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Kate Elizabeth — 31 January 2019
Universities play an incredibly important role in developing future leaders, innovators and thinkers. Baumann and Winzar (2014) in their paper The role of secondary education in explaining competitiveness highlight the critical role higher education plays in country competitiveness.
As well as the global and country impact, universities directly impact the lives and quality of life of their stakeholders - most commonly their students and employees, but all the way through to the people their research impacts.
Brand management for an institution like a university involves the understanding and development of complex brand strategies with the aim of influencing internal and external factors and building long-term brand health.
It is necessary with an asset as valuable as a university brand, to manage it holistically, to build attachment around the five brand personality dimensions. These dimensions are similar to Aaker's brand personality framework.
Prestige is a brand personality dimension most commonly associated with universities. University rankings, the prominence of successful alumni, the success of grants and research and the visibility of philanthropy are some of the factors feeding into the perception of prestige.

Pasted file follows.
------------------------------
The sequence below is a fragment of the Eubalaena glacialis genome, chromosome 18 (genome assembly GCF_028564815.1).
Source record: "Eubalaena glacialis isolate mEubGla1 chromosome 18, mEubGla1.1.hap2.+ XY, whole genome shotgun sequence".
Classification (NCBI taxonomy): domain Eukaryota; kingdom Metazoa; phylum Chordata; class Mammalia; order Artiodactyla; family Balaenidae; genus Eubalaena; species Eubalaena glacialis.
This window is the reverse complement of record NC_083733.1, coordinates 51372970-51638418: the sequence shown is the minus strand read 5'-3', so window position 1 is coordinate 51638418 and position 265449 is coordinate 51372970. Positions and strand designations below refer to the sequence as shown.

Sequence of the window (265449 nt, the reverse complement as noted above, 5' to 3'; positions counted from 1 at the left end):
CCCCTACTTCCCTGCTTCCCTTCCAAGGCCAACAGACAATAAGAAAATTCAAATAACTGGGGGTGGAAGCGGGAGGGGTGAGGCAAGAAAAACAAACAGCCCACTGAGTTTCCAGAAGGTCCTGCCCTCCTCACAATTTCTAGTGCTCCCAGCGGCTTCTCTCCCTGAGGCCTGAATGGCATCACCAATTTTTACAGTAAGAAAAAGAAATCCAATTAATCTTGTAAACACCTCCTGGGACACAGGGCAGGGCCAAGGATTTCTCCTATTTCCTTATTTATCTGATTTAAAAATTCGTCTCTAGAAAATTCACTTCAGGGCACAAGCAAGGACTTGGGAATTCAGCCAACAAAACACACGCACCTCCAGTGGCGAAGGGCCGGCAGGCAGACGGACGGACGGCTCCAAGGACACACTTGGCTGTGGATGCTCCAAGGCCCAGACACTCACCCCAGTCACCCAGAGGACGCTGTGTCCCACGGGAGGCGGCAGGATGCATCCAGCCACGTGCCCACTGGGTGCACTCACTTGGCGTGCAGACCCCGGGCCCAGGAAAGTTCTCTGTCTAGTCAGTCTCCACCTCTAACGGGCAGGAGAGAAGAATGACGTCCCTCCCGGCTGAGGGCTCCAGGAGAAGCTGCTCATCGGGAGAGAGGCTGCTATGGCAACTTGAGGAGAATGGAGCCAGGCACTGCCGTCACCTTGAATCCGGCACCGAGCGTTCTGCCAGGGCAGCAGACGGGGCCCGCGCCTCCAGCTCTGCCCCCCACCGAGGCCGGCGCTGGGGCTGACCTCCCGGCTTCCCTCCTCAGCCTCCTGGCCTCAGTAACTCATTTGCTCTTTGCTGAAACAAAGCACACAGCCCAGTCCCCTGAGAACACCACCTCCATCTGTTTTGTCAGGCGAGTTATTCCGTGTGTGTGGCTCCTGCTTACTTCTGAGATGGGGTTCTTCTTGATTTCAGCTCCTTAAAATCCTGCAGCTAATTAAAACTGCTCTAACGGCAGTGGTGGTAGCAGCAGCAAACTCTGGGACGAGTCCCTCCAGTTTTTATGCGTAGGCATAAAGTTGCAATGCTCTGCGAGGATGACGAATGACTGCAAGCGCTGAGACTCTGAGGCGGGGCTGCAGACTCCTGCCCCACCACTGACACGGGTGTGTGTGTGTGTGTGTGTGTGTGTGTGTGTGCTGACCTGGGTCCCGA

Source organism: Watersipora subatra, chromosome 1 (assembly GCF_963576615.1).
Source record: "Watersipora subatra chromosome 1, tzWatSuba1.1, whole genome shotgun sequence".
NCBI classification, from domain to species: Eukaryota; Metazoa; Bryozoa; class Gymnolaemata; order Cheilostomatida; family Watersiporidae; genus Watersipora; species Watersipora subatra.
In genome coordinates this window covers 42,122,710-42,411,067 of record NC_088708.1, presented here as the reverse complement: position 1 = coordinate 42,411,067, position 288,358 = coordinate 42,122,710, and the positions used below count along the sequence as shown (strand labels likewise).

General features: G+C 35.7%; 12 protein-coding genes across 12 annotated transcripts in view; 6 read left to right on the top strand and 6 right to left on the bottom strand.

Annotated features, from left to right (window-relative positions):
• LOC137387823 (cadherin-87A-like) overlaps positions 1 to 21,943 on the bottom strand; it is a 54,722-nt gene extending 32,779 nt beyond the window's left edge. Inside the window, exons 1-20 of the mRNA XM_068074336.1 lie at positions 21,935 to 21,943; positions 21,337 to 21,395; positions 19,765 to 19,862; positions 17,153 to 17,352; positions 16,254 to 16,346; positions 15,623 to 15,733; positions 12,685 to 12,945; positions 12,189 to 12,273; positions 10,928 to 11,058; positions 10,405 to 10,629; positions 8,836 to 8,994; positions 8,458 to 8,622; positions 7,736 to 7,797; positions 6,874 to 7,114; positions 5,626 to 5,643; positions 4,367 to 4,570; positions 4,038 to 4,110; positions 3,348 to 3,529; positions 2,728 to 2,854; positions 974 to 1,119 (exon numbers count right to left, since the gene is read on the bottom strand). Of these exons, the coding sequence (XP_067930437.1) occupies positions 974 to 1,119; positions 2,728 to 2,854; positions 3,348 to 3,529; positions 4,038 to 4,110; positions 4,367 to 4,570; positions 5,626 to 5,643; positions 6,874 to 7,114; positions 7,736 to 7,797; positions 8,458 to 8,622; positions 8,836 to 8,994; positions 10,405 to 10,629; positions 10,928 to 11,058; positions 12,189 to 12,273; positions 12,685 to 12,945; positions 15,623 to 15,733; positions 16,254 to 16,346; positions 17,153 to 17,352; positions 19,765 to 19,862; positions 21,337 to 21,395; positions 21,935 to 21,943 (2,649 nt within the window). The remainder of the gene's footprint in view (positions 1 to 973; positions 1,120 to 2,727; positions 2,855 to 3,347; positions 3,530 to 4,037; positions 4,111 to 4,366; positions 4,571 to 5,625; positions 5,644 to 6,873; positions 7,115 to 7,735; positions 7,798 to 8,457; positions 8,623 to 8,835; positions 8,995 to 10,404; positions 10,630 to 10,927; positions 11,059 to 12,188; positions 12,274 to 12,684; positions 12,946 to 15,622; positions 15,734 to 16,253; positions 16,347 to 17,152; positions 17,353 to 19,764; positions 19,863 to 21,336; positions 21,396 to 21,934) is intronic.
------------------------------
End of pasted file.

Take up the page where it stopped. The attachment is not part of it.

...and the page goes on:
Additionally, the brand positioning used by a lot of university brand managers - no matter their audience or profile - is aspirational, contributing to the emphasis on prestige.
The sincerity of the organisation continues to be an essential dimension to reflect the institution's understanding of the impact on the outcome of the engagement, i.e. knowledge and skills aimed at securing a job after graduation.
Brand managers create messages to build sincerity, but the employees, as brand custodians, are best placed to deliver upon this dimension.
As an institution with so many stakeholders, appeal for a university is a complicated proposition, with the brand appealing to school-aged students through to alumnus, mega-gift donors and business partners.
The communications plan for each of these audiences, and the personas within them, are diverse and amplify the appeal for each audience in line with their expectations.
The brand needs to convey an environment suited for students - the personality built by the brand manager and then executed and lived through the employees needs to be lively and engaging. Brand managers work with marketing, student experience and customer support teams to deliver a lively institution, with many opportunities for further engagement.
Increasingly, students and people expect their institutions to display conscientious brand management, positioning and behaviour. Brand managers, working very closely with the external communications team, will build opportunities and a communications calendar to advance the perception of the organisation.
A university is a complex system of brands and sub-brands, many with an incredible heritage and some perhaps coming into the stable through mergers and acquisitions.